Whenever possible, I want to photograph a location and get the essence of it at that specific time. So if I’m looking for a great sunrise, that means waking up before dawn, trekking to the spot, and hoping the sky gods reward my hard work with a spectacular light show. Sometimes that works, sometimes it doesn’t. (In either case I’m still up and outside, so there’s always an upside.)
With AI technologies in software, though, we’re not always so beholden to Mother Nature. In my latest Smarter Image column at Popular Photography, I explore when and why you’d want to swap a sky in a photo, and look at the sky replacement features of three applications: Adobe Photoshop, Skylum Luminar Neo, and ON1 Photo RAW 2022: How to use AI to replace the sky in a photo.
Some of the results are great, some are iffy, and some are almost great but have limitations. As is often the case, a lot depends on the image itself. The photo above, for example, was shot in the middle of the afternoon at Mono Lake:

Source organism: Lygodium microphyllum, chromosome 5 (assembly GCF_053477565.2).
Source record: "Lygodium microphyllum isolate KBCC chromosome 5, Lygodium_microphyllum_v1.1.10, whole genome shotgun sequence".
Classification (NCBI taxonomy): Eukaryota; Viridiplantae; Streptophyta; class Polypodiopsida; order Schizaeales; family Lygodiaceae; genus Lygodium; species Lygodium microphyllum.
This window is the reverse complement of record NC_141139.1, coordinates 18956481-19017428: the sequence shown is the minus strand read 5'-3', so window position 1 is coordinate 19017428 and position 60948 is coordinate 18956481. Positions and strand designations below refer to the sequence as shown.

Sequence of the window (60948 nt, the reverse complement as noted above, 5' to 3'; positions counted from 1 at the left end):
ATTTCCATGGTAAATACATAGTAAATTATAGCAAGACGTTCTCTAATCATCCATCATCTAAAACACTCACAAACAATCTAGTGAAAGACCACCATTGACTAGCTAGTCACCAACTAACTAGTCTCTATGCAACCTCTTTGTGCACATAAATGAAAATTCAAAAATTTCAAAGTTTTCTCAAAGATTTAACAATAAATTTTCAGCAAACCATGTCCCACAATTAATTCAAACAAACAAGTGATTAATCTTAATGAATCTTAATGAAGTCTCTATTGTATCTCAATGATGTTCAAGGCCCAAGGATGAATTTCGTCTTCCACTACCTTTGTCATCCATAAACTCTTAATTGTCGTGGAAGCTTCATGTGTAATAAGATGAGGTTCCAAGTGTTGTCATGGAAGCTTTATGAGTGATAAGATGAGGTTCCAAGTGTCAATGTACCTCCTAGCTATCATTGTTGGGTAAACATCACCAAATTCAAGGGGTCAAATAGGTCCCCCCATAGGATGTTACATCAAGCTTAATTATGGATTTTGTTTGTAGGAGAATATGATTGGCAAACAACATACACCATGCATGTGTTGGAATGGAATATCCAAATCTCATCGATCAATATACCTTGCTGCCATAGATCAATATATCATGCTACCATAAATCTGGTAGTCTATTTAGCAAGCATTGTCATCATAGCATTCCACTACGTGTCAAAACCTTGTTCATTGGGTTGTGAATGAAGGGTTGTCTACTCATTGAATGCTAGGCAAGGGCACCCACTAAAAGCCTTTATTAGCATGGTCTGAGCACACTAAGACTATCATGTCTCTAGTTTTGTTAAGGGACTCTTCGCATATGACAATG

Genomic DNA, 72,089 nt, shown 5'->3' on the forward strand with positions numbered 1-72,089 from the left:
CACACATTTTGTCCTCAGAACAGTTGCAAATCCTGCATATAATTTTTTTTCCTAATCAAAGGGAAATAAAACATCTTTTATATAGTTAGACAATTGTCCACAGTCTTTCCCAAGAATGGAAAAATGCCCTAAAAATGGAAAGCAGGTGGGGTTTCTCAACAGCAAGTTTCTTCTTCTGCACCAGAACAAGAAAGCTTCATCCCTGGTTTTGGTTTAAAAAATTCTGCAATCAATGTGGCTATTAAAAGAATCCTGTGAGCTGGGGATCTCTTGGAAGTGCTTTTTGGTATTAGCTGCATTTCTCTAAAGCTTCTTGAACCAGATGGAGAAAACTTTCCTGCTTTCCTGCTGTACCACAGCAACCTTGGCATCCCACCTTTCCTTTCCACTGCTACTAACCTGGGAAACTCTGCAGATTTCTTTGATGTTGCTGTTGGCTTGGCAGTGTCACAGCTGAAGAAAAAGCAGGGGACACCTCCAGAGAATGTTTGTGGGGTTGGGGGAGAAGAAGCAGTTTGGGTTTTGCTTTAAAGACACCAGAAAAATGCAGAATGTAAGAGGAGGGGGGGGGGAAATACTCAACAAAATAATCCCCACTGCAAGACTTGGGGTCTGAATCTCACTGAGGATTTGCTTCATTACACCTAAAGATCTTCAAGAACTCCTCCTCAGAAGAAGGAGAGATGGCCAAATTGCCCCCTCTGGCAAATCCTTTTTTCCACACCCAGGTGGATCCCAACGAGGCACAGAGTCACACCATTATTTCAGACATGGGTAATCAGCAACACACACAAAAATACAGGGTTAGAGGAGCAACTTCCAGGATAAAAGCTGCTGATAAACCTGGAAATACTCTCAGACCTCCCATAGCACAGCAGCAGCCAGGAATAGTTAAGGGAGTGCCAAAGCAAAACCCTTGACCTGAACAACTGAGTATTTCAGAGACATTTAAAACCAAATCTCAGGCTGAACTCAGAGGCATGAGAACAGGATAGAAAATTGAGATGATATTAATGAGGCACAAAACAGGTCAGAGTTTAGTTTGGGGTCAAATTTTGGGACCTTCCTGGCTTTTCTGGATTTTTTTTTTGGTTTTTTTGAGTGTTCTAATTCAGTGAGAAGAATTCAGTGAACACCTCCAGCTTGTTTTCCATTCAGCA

Still an interesting image, I think, but not as dramatic as a sunset. However, I didn’t make it back to that spot at a better time. I wouldn’t pass off the sky-replaced version as an original, but I think ON1 Photo RAW did a good job—I’d post it online with a disclaimer that it’s an edited image.
My first reaction to sky replacement tools was to roll my eyes, but they can be useful, particularly if you need it for real estate photography, advertising, or other similar needs. Or, you know, just for the artistry of it.
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